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This was all the information given

$$\sin^2{2 x} - \sin x-1 = 0, \ x \in [0,2\pi)$$

I did the quadratic formula and ended up with two answers which was a positive and negative. I canceled the positive one because it was higher than 1. This was my negative answer

$\sin x=1-\frac{\sqrt{5}}{2} $ . I did the inverse of that and got $x: -.6662394$.

After I got the $x$ My teacher graphed it on the $3$ and $4$ quadrant but I don't know why he graphed it on the $3$ and $4$ quadRANT.

Could someone please explain thanks?

laymen terms please.

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  • $\begingroup$ There are two solutions to $\sin x=\frac{1-\sqrt 5}{2}$ in $[0,2\pi)$. That's probably what your teacher tried to visualize. $\endgroup$ – Daniel R Nov 26 '14 at 14:16
  • $\begingroup$ Yep I got that and then I did the inverse of that. Then I got -.662394 but after that I couldn't follow my teacher since he graphed it on the 3rd and 4th quadrant. So, I want to know why he graphed on the 3rd and 4th quadrant. $\endgroup$ – Dhondup Tenzing Nov 26 '14 at 14:18
  • $\begingroup$ First, your solution is not in $[0, 2 \pi)$. Second, you will find two solutions in the 3rd and 4th quadrants respectively. $\endgroup$ – Daniel R Nov 26 '14 at 14:21
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The answer you got $1-\sqrt{5/2}$ is a negative number. And the sine is negative in third and fourth quadrants.

If you don't know why is it negative , construct a circle with the center at the origin and in each quadrant draw a radius(line segment ). You'll notice that in the third and that the opposite side is negative but hypotenuse is positive because it's always greater than other two sides. enter image description here

And $\sin(195^{\circ}) = 1-\sqrt{5/2}$

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  • $\begingroup$ okay thanks so say on the question if it was cosine then I would see in which quadrant cosine is negative and positive right? $\endgroup$ – Dhondup Tenzing Nov 26 '14 at 14:23
  • $\begingroup$ Remember that the hypotenuse is always positive where as other two sides may Change signs . $\endgroup$ – E and pi Nov 26 '14 at 14:25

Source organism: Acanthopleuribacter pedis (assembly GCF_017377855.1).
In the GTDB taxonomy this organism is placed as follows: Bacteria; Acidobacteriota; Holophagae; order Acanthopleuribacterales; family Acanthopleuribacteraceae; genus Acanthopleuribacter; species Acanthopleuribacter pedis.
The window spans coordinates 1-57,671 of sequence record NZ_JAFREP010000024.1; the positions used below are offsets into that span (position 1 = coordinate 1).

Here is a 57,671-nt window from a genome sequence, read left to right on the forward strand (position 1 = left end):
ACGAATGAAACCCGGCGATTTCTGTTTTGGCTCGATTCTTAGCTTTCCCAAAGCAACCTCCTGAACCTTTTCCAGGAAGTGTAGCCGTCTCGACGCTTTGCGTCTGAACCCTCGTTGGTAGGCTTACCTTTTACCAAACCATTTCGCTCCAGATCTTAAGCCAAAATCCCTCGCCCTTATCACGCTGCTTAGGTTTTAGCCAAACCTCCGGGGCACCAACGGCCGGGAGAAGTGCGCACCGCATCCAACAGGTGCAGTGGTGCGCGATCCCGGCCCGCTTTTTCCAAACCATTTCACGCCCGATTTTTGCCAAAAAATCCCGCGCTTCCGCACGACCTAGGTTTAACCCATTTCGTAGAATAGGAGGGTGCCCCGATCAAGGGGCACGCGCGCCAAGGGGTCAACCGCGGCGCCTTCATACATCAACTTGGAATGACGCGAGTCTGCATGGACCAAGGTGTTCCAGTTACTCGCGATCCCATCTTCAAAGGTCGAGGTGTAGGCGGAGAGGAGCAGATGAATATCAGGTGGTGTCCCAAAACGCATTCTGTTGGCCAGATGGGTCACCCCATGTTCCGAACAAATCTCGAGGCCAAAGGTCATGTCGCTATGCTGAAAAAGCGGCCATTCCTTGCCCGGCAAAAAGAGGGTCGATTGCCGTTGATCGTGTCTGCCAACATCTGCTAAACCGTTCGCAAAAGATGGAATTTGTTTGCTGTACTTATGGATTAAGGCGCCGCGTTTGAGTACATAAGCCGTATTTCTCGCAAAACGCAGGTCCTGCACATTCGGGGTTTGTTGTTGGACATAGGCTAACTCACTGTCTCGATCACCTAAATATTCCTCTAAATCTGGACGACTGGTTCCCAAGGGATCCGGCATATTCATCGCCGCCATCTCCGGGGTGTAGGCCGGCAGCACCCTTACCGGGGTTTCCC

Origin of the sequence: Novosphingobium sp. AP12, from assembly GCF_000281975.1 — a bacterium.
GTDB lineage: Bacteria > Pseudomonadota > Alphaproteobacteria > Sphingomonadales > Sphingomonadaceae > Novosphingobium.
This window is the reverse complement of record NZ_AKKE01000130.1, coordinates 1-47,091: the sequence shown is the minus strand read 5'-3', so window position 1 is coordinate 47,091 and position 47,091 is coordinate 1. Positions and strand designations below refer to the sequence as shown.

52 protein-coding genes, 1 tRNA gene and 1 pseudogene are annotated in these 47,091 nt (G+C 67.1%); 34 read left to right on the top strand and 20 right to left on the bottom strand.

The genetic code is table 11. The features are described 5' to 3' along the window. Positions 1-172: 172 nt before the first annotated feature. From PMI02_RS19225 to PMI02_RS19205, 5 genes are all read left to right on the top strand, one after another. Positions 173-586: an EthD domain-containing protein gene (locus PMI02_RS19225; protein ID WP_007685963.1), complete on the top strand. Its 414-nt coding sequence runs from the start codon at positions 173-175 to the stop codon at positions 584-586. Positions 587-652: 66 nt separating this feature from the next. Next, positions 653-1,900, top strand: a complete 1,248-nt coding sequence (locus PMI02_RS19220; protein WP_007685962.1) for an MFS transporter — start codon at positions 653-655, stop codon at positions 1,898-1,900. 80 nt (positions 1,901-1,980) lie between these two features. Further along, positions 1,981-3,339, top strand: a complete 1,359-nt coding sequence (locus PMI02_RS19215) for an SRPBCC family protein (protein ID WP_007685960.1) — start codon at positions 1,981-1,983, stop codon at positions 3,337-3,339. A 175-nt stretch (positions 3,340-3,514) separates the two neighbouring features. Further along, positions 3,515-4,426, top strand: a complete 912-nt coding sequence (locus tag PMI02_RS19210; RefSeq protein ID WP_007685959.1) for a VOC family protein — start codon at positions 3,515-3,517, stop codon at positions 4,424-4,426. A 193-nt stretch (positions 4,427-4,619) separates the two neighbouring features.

• $\begingroup$ In case of cosine , the adjacent side in second quadrant is negitive ( because x-coordinate is negitive) and again in third quadrant(x- coordinate ) is negitive . $\endgroup$ – E and pi Nov 26 '14 at 14:27
  • $\begingroup$ Thanks My buddy thought me the "All Students Take Calculus" thing so but this really helped! $\endgroup$ – Dhondup Tenzing Nov 26 '14 at 14:28
  • $\begingroup$ The hypotenuse is positive because it is a side length. The lengths of the legs are positive for the same reason. Thus, the opposite side cannot be negative. The reason the sine is negative in the third and fourth quadrants is that the sine is defined to be the $y$-coordinate of the point where the terminal side of the angle intersects the unit circle. $\endgroup$ – N. F. Taussig Nov 26 '14 at 15:42
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If $\theta$ is an angle in standard position (the vertex is at the origin and the initial side lies on the positive $x$-axis), $\sin\theta$ is defined to be the $y$-coordinate of the point where the terminal side of the angle intersects the unit circle.

unit_circle_definitions_for_sine_and_cosine

Thus, if $\sin\theta < 0$, the terminal side of the angle must lie in the third quadrant, on the negative $y$-axis, or in the fourth-quadrant. Since

$$\sin x = \frac{1 - \sqrt{5}}{2}$$

and

$$-1 < \frac{1 - \sqrt{5}}{2} < 0$$

the terminal side of angle $x$ must lie in the third quadrant or fourth quadrant.

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